When one door closes, fortune will usually open another.
— Fernando De Rojas
Sometimes, especially in early recovery, we concentrate on our losses instead of our gains. We see a chapter in our life closing, and we mourn. We must leave some friends behind, or say good-bye to a social life we enjoyed. We must give up active addiction, which had become our best friend and only comfort. We may even have to leave our families, at least for a time, in order to concentrate on our own needs.
We need to grieve all these losses. Then we can see more clearly what recovery has brought us. For every loss, we’ve gained blessings. For every friend gone, we have the chance to make many more. A whole new sober life awaits us when we’re ready to be part of it.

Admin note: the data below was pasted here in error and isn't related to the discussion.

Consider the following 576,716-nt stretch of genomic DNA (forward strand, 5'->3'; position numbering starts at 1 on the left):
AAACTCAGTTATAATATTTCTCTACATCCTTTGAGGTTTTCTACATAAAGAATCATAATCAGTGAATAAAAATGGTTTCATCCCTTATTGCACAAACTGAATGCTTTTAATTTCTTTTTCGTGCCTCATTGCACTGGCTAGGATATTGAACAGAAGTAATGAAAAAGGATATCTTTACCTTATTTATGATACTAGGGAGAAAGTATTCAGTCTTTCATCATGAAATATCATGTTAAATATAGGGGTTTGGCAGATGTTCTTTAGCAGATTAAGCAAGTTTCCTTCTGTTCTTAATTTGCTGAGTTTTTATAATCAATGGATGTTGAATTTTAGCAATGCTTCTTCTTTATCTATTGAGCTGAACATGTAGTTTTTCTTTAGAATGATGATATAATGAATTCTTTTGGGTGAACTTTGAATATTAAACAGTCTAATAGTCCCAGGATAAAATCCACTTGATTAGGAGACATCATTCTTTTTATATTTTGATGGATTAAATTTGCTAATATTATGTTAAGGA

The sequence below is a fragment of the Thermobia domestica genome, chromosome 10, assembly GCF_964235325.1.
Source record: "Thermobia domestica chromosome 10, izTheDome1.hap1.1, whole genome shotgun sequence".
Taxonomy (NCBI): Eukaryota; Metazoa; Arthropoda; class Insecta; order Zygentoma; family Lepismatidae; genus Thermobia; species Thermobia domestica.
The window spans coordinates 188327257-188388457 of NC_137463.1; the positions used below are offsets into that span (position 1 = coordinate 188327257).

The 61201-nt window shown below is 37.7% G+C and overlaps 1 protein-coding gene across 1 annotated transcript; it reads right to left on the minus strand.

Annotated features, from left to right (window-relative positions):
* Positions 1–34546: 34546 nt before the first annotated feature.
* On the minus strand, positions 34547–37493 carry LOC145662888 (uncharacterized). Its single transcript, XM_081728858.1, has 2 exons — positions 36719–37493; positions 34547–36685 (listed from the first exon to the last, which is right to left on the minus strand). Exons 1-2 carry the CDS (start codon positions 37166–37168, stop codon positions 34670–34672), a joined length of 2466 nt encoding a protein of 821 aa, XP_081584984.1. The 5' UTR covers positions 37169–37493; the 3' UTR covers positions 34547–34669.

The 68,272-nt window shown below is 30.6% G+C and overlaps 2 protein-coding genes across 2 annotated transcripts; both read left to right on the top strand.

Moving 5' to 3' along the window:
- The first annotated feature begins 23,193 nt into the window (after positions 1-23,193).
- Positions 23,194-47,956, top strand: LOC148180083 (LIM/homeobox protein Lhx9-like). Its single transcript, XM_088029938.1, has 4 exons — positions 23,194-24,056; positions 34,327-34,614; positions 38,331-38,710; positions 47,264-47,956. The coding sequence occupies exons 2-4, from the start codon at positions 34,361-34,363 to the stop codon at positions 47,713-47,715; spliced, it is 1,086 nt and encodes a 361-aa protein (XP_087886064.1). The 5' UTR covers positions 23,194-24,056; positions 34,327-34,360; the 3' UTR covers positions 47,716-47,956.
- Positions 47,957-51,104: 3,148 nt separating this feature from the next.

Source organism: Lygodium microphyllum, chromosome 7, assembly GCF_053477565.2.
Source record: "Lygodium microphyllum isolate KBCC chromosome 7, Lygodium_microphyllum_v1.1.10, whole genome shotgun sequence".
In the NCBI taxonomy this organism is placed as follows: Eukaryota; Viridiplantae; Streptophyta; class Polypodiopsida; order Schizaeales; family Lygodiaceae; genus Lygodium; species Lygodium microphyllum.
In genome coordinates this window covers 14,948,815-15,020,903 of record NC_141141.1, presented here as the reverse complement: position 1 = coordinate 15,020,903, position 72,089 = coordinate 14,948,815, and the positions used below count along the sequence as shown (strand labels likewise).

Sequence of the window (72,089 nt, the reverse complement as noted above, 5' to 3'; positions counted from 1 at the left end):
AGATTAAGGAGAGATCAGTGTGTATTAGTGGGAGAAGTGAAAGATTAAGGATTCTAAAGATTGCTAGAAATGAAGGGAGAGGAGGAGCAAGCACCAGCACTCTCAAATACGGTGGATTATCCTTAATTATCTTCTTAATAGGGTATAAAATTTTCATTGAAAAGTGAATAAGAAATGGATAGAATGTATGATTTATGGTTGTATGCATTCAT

When we gave up the fake comforts of addiction, we found genuine comfort in sound sleep and healthy bodies, in peaceful days and serene nights. When we were ready to give up anger and resentment, we found generosity and forgiveness toward other people, and toward ourselves, too. In recovery, it’s true, one door has closed. But another, better door has finally opened.
Today help me be grateful for my new life. Help me anew my losses so I can appreciate all that awaits me.
You are reading from the book:
Body, Mind, and Spirit by Anonymous
Body, Mind, and Spirit. Copyright 1990 by Hazelden Foundation. All rights reserved. Printed in the United States of America. No portion of this publication may be reproduced in any manner without the written permission of Hazelden.